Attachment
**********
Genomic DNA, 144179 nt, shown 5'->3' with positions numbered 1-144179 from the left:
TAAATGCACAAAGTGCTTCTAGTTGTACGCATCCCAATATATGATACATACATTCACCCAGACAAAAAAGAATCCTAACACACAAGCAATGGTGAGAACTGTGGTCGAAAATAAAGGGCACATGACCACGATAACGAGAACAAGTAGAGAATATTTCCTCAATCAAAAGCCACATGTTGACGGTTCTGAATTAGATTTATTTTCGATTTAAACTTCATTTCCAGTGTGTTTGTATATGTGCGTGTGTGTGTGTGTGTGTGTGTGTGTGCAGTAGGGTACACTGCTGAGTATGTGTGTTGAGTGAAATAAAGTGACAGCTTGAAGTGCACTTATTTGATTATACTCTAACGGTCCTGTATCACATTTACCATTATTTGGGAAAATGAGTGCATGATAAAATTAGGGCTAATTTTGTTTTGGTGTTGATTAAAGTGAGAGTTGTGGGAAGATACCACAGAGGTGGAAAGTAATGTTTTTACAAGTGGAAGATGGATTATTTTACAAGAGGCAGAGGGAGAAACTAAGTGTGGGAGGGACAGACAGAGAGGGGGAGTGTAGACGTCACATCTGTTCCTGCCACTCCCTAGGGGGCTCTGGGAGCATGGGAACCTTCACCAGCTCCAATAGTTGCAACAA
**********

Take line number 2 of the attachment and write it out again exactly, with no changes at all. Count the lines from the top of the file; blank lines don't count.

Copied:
TAAATGCACAAAGTGCTTCTAGTTGTACGCATCCCAATATATGATACATACATTCACCCAGACAAAAAAGAATCCTAACACACAAGCAATGGTGAGAACTGTGGTCGAAAATAAAGGGCACATGACCACGATAACGAGAACAAGTAGAGAATATTTCCTCAATCAAAAGCCACATGTTGACGGTTCTGAATTAGATTTATTTTCGATTTAAACTTCATTTCCAGTGTGTTTGTATATGTGCGTGTGTGTGTGTGTGTGTGTGTGTGTGCAGTAGGGTACACTGCTGAGTATGTGTGTTGAGTGAAATAAAGTGACAGCTTGAAGTGCACTTATTTGATTATACTCTAACGGTCCTGTATCACATTTACCATTATTTGGGAAAATGAGTGCATGATAAAATTAGGGCTAATTTTGTTTTGGTGTTGATTAAAGTGAGAGTTGTGGGAAGATACCACAGAGGTGGAAAGTAATGTTTTTACAAGTGGAAGATGGATTATTTTACAAGAGGCAGAGGGAGAAACTAAGTGTGGGAGGGACAGACAGAGAGGGGGAGTGTAGACGTCACATCTGTTCCTGCCACTCCCTAGGGGGCTCTGGGAGCATGGGAACCTTCACCAGCTCCAATAGTTGCAACAA